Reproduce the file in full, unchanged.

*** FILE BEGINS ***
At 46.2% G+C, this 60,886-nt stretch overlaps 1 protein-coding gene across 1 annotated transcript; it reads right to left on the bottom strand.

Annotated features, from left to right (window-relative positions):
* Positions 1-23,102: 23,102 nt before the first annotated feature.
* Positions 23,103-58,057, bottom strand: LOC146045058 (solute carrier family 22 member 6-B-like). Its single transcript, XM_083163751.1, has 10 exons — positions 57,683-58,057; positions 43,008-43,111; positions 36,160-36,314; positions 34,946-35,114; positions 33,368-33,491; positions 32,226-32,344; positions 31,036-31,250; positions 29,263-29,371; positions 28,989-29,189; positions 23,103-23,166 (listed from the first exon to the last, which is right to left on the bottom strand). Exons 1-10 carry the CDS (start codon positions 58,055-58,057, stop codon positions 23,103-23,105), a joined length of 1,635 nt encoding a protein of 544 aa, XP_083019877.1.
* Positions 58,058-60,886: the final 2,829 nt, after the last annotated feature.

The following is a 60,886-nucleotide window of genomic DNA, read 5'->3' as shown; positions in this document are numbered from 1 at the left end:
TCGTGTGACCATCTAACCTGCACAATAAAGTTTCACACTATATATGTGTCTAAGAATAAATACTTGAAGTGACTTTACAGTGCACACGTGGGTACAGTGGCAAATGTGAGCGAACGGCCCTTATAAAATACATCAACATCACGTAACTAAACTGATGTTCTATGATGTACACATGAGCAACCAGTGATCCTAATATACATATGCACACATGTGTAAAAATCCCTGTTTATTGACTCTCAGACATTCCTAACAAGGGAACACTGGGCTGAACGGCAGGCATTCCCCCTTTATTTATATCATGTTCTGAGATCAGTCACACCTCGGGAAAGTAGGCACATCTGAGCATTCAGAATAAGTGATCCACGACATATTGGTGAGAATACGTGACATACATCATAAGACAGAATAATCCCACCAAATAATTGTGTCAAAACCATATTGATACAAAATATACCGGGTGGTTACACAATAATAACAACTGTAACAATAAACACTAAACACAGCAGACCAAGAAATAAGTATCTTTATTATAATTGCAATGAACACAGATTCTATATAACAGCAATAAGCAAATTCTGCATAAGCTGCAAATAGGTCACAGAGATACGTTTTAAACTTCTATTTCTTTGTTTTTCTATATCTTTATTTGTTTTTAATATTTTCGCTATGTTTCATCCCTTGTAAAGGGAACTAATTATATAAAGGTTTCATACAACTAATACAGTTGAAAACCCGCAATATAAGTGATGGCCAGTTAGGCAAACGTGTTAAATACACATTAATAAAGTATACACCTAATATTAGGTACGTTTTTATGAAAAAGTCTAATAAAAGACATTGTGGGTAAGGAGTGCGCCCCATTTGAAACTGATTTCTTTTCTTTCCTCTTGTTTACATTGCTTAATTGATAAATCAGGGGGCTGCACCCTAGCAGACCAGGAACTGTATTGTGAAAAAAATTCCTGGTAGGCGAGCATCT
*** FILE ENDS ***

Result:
At 46.2% G+C, this 60,886-nt stretch overlaps 1 protein-coding gene across 1 annotated transcript; it reads right to left on the bottom strand.

Annotated features, from left to right (window-relative positions):
* Positions 1-23,102: 23,102 nt before the first annotated feature.
* Positions 23,103-58,057, bottom strand: LOC146045058 (solute carrier family 22 member 6-B-like). Its single transcript, XM_083163751.1, has 10 exons — positions 57,683-58,057; positions 43,008-43,111; positions 36,160-36,314; positions 34,946-35,114; positions 33,368-33,491; positions 32,226-32,344; positions 31,036-31,250; positions 29,263-29,371; positions 28,989-29,189; positions 23,103-23,166 (listed from the first exon to the last, which is right to left on the bottom strand). Exons 1-10 carry the CDS (start codon positions 58,055-58,057, stop codon positions 23,103-23,105), a joined length of 1,635 nt encoding a protein of 544 aa, XP_083019877.1.
* Positions 58,058-60,886: the final 2,829 nt, after the last annotated feature.

The following is a 60,886-nucleotide window of genomic DNA, read 5'->3' as shown; positions in this document are numbered from 1 at the left end:
TCGTGTGACCATCTAACCTGCACAATAAAGTTTCACACTATATATGTGTCTAAGAATAAATACTTGAAGTGACTTTACAGTGCACACGTGGGTACAGTGGCAAATGTGAGCGAACGGCCCTTATAAAATACATCAACATCACGTAACTAAACTGATGTTCTATGATGTACACATGAGCAACCAGTGATCCTAATATACATATGCACACATGTGTAAAAATCCCTGTTTATTGACTCTCAGACATTCCTAACAAGGGAACACTGGGCTGAACGGCAGGCATTCCCCCTTTATTTATATCATGTTCTGAGATCAGTCACACCTCGGGAAAGTAGGCACATCTGAGCATTCAGAATAAGTGATCCACGACATATTGGTGAGAATACGTGACATACATCATAAGACAGAATAATCCCACCAAATAATTGTGTCAAAACCATATTGATACAAAATATACCGGGTGGTTACACAATAATAACAACTGTAACAATAAACACTAAACACAGCAGACCAAGAAATAAGTATCTTTATTATAATTGCAATGAACACAGATTCTATATAACAGCAATAAGCAAATTCTGCATAAGCTGCAAATAGGTCACAGAGATACGTTTTAAACTTCTATTTCTTTGTTTTTCTATATCTTTATTTGTTTTTAATATTTTCGCTATGTTTCATCCCTTGTAAAGGGAACTAATTATATAAAGGTTTCATACAACTAATACAGTTGAAAACCCGCAATATAAGTGATGGCCAGTTAGGCAAACGTGTTAAATACACATTAATAAAGTATACACCTAATATTAGGTACGTTTTTATGAAAAAGTCTAATAAAAGACATTGTGGGTAAGGAGTGCGCCCCATTTGAAACTGATTTCTTTTCTTTCCTCTTGTTTACATTGCTTAATTGATAAATCAGGGGGCTGCACCCTAGCAGACCAGGAACTGTATTGTGAAAAAAATTCCTGGTAGGCGAGCATCT